Pamela Bell has been disabled for more than three years.
When a spinal cord injury eventually made the Jacksonville resident wheelchair bound a year and a half ago, Bell found herself living in an apartment not properly devised for her new situation.
On a fixed income, Bell said she has had to look everywhere for assistance to help modify her home. When all hope seemed lost, she found help in the city of Jacksonville’s Community Development Division.
But when the division’s extended promises of a free wheelchair access ramp turned into a $4,500 bill, Bell decided to file a complaint against the city.
“They said they could build me (a ramp); I had been qualified to have the ramp be built for a forgiven amount on a HUD grant,” said Bell, 44. “I still have no ramp.”
According to the Americans with Disabilities Act, a landlord is not responsible for providing handicap accommodations if the tenants’ Disability began after the lease was signed.
Since Bell – who lives in Town Center Apartments off Onslow Drive – was not in a wheelchair until after the lease began, her landlord is not required to build a ramp or provide any type of special accommodations, Bell said.
Bell submitted an accessibility complaint to the Mayor’s Committee for Persons with Disabilities last week, hoping the organization might reverse the community development division’s decision.
“I feel I have been treated badly by the city of Jacksonville and plan to contact whoever else I need to (in order) to keep this from happening to other residents,” Bell wrote in her complaint letter.
Bell said she applied for city assistance in October, and after considerable delay she, the Community Development Division and her landlord finalized paperwork for the free ramp last week. But 15 minutes after the representative left her house, Bell said, she received a phone call from the division stating they could not do the work for free, after all.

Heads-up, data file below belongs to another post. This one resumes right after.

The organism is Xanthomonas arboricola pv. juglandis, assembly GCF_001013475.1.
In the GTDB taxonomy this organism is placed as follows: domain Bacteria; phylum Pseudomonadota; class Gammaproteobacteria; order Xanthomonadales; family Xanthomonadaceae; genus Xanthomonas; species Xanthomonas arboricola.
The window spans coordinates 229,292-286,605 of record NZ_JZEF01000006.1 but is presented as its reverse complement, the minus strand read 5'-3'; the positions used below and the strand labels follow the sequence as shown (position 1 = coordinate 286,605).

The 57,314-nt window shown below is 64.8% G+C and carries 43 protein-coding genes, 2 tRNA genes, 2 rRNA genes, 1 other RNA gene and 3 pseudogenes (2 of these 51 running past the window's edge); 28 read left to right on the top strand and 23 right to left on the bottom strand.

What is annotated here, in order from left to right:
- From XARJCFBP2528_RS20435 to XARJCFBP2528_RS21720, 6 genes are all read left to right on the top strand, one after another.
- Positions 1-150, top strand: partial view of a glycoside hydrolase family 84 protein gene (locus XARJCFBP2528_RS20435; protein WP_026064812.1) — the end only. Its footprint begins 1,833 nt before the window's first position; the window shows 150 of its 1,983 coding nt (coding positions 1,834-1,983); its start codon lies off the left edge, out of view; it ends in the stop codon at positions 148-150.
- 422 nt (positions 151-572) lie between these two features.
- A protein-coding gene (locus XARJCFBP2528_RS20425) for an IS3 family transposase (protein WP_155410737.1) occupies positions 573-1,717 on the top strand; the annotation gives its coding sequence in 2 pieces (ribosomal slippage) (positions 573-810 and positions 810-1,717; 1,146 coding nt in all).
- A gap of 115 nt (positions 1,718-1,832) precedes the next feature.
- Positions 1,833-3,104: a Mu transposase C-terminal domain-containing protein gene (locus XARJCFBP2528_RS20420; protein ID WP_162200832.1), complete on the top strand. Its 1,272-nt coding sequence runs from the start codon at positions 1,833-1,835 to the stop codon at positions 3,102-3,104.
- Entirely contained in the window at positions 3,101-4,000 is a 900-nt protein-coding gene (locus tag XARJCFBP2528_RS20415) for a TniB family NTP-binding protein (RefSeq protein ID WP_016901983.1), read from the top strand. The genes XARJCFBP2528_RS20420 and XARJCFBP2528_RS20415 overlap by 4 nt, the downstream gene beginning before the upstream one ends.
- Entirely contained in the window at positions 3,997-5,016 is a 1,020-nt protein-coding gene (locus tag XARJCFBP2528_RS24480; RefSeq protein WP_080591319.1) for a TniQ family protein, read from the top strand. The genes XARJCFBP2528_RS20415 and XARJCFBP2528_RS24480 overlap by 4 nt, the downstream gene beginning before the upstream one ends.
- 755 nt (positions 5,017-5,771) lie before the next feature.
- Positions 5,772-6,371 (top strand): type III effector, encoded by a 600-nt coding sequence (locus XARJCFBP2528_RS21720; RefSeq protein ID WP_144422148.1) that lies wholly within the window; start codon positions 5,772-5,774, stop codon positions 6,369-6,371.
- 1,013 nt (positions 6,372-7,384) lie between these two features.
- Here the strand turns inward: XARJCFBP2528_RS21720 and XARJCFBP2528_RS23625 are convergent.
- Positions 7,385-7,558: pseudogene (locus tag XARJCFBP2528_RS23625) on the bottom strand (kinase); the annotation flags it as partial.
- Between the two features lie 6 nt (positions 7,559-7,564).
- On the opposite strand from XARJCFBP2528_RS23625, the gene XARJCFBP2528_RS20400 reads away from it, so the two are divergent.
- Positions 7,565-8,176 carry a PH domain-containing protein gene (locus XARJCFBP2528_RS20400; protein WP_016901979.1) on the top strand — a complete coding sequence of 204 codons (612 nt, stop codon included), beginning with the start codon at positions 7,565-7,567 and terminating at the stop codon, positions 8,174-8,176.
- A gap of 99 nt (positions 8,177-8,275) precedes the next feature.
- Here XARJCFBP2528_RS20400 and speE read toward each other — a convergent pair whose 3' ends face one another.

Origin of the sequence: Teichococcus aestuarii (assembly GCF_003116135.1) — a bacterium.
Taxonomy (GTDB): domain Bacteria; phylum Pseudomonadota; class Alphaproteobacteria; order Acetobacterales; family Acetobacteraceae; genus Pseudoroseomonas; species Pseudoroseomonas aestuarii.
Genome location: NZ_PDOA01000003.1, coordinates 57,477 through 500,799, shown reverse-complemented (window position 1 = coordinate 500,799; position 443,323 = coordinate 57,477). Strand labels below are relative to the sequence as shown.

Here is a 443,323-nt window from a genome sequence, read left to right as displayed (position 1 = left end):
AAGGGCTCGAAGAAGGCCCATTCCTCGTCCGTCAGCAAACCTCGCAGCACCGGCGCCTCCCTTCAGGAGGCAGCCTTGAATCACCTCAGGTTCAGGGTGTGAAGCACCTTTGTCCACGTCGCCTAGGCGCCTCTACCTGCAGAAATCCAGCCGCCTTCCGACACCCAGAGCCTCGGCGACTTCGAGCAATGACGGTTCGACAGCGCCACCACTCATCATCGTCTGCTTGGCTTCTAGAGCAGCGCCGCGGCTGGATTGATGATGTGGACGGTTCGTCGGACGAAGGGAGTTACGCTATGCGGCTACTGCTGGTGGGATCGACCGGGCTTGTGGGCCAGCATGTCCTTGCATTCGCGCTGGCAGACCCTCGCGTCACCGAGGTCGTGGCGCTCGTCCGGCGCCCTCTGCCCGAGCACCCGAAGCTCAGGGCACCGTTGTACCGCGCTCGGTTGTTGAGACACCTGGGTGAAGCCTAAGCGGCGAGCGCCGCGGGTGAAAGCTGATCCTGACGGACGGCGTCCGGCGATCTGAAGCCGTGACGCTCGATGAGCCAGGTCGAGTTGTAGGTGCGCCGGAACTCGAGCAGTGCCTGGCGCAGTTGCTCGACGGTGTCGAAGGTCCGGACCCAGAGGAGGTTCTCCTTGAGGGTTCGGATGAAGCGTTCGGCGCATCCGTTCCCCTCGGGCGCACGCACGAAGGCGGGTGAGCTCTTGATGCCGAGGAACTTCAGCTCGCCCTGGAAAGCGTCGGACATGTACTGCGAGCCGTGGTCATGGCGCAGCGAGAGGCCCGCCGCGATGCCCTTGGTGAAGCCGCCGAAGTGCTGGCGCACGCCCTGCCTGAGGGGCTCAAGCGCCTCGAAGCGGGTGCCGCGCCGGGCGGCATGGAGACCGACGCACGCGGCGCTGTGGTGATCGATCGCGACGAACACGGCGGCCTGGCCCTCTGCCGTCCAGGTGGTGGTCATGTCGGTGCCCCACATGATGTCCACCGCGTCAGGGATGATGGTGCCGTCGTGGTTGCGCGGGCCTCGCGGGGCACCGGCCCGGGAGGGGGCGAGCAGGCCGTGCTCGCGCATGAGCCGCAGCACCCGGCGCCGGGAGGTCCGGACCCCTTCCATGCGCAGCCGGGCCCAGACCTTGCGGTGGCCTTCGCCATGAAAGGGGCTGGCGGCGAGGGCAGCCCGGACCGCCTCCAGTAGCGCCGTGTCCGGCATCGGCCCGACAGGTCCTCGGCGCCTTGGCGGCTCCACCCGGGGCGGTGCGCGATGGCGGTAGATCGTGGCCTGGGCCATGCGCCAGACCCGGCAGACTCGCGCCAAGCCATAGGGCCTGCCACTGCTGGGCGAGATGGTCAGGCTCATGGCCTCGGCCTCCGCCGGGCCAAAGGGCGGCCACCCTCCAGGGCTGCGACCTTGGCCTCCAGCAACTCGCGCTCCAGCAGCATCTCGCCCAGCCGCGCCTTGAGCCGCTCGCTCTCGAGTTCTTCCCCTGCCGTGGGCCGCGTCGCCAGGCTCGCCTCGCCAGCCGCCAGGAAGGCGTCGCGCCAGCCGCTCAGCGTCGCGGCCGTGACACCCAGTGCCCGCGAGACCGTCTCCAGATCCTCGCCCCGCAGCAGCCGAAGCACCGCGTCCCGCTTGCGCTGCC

“That’s the last thing I’ve heard,” Bell said.
Carmen Miracle, city clerk and liaison for the Mayor’s Committee with Disabilities, said she forwarded Bell’s letter to Community Development Administrator Pratt Simmons and City Manager Kristoff Bauer on Monday but was unsure of how the city would address the issue.
Bauer and Simmons were unavailable for comment Monday.
“(Her complaint) really doesn’t apply to what this form is for,” Miracle said. “It’s really more geared toward folks complaining about accessing public businesses or buildings in community.”
For now, Bell uses a piece of particle board and a couple of two-by-fours to get her through the front door. Although the makeshift ramp helps, Bell said she has to hoist herself up over the threshold to get all the way inside.
She really isn’t supposed to be using it, but until she finds a way to acquire a proper ramp, Bell said, she will continue to use what she has.
It’s better than scooting her way up three stairs with her wheelchair in tow, she said.
“I’ve exhausted all options everywhere and have called just about everybody,” Bell said. “We (as disabled people) fight for wheelchairs and power chairs; we shouldn’t have to fight to get into our own home.”